toddler bed rail for my side of our queen size bed. These are
designed to prevent toddlers from falling out of bed so there i! s
a large gap where a baby could slip between the rail and the bed.
To solve this problem, I took 2 beach towels and rolled them up
tight and stuffed them into the gap. I checked it daily to make
sure the rail was tight against the bed and the towels had not
I would sleep with the baby between me and the rail or the baby
between me and my husband. When the baby was very small, I
rolled up another beach towel and put it between me and my
husband so that if he rolled over at night, he would feel the
towel and not encroach on mine and the baby's side of the bed.
Also, I put a firm, flat, pillow at the head of the bed and had
the baby lie below this pillow (not on it). I used another
pillow turned lengthwise for my head so I could sleep lower down
in the bed so my blankets would not go over the baby's head.
Our 2 year old daughter has been co-sleeping since birth. I
did not plan to do it but found the experience so wonderful in
the hospital that I couldn't imagine any other way.
We used a co-sleeper and that worked well but we also liked
having her right in bed with us. In that case we used the
Snuggle Nest and I really liked it. I would get both because
you never know what your baby may like. They are both
expensive so if you can find them used it would be good.
You may also want to think about having a crib. At 9 months or
so my daughter started to be very restless in our bed and that
kept us from sleeping well. Also it took up to an hour and a
half for her to fall asleep with me laying next to her. I was
reluctant to leave her in the bed by herself because she would
fall off. She seemed to be agitated by my staying with her.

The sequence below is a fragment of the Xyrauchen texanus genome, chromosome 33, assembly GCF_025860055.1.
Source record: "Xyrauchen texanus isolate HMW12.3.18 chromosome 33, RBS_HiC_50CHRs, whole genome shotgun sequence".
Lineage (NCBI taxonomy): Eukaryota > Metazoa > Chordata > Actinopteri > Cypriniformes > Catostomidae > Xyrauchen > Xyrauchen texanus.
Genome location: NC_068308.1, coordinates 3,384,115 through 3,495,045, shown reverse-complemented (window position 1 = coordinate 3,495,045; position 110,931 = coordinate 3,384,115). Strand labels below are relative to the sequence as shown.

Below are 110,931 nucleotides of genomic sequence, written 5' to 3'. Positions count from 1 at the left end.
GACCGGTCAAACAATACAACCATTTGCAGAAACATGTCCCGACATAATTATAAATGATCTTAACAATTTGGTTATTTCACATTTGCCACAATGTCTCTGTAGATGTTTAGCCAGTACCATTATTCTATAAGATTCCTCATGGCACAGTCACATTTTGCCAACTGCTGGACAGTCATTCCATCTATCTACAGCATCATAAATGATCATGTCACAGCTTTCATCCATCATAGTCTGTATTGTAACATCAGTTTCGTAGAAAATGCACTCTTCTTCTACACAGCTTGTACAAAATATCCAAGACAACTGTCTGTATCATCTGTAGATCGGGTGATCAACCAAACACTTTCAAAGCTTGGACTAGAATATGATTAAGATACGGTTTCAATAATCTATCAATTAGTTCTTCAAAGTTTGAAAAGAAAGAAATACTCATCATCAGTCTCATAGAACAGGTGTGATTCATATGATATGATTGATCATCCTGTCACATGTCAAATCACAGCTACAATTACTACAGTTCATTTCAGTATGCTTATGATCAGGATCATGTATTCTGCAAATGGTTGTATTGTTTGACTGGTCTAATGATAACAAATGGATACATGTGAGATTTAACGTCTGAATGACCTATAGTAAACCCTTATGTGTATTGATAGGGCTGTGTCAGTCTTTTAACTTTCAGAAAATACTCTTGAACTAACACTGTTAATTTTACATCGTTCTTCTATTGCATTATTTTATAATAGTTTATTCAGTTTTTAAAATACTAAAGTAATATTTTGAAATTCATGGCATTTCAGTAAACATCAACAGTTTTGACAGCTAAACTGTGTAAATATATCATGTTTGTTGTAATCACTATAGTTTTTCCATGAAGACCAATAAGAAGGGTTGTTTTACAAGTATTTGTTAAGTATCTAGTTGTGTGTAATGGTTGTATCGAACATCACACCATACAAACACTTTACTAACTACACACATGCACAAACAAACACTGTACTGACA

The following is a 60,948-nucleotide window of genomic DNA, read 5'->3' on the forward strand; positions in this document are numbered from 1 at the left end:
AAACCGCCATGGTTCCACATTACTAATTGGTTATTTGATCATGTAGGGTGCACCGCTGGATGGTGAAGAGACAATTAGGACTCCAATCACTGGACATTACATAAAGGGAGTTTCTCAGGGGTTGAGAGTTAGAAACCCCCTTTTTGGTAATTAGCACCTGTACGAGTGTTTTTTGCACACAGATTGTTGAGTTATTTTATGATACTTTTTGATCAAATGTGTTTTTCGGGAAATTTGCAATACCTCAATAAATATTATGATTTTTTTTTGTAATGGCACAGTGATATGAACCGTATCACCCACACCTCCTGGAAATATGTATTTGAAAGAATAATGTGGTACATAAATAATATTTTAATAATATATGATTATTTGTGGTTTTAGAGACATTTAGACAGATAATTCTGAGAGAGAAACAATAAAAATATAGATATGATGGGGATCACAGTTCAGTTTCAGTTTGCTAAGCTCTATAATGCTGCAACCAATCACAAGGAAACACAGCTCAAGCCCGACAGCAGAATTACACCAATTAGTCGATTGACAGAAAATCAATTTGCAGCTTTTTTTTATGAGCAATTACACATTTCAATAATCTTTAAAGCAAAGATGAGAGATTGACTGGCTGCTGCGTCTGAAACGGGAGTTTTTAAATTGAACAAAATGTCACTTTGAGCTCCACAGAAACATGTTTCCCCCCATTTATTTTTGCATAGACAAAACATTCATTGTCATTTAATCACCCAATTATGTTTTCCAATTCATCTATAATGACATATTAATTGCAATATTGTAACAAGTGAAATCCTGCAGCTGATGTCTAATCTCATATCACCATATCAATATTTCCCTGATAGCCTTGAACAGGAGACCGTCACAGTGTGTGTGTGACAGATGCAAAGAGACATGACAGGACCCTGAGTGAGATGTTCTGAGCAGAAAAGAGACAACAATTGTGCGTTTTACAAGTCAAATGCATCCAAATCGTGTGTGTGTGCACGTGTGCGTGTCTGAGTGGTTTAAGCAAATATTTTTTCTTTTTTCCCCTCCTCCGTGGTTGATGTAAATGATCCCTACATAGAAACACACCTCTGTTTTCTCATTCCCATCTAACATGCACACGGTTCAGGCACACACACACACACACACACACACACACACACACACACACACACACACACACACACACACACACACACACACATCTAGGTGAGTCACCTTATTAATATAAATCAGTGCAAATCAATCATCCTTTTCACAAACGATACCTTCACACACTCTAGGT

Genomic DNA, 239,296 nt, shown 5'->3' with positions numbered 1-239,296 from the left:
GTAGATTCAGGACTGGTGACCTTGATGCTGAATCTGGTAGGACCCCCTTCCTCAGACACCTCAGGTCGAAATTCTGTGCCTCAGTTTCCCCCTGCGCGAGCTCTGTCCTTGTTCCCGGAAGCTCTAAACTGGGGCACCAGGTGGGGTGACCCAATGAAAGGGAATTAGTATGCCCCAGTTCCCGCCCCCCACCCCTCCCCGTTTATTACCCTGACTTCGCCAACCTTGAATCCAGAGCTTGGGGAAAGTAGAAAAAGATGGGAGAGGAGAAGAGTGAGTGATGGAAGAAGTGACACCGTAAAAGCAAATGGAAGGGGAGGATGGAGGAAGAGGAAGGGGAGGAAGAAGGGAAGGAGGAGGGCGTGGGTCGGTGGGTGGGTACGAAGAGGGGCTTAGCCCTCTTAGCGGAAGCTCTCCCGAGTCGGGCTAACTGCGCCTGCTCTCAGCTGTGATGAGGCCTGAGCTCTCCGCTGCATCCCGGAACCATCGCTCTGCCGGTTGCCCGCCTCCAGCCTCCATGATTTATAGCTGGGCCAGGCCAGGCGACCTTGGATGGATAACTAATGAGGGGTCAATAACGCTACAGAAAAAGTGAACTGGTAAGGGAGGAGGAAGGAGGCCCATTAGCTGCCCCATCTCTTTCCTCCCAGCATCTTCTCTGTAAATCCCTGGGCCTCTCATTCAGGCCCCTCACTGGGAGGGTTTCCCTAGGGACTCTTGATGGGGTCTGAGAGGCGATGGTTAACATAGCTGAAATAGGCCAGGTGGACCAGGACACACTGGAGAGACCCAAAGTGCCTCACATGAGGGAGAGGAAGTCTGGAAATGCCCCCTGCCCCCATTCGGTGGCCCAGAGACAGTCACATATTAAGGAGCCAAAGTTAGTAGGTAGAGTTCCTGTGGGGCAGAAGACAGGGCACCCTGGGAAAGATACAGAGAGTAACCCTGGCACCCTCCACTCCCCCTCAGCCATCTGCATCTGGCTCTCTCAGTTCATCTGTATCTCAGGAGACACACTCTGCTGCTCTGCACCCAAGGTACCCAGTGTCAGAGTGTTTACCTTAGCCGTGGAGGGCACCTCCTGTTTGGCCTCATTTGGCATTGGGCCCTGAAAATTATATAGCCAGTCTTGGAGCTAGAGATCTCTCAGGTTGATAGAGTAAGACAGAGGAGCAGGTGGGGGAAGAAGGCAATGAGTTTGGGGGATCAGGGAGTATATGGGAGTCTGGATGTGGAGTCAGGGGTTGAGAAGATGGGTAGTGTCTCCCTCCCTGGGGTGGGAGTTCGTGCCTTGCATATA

We started putting her in the crib for naps and night time.
She adjusted quite well. When she would wake up at night we
put her back in the bed. This is still our routine at two
years. She falls asleep on her own in the crib.
As they get older it helps to talk about what is appropriate
behavior in bed. Kicking and squirming is not ok. Nursing non
stop is not ok. Having your child in the bed will increase
night time nursing. That can be a problem if it interferes
with their sleep. I have noticed my daughter has naturally
night weaned as she has gotten older and with some talk about
You might want to think about how you will handle the
transition to their own bed. Do you want to do it at a year or
when the child is ready? Also you may find that co-sleeping
just is not the right thing for you because your baby is a
restless sleeper or your moving in bed disturbs them.
In general co-sleeping has been wonderful for our family. My
husband was skeptical at first but now he loves it. Please
don't believe people who tell you co-sleeping creates clingy,
needy children. My daughter is extremely outgoing and
independent. I think that is her personality. She would be
that way no matter how she sleeps.
Good Luck and cherish those first weeks of sleep!
We've coslept with our two sons, and what we needed was NOTHING.
The bed is big enough for three people. The baby slept between
us. No cosleeper, no fancy pillows to keep the baby from moving,
none of that stuff---it just wasn't necessary. There's so much
gear marketed to new parents, and I think this is a prime
example of stuff you just don't need. Good luck.
Re the snugglenest - It helped us (especially my husband) to feel
more comfortable with the babe in the bed at first, and may have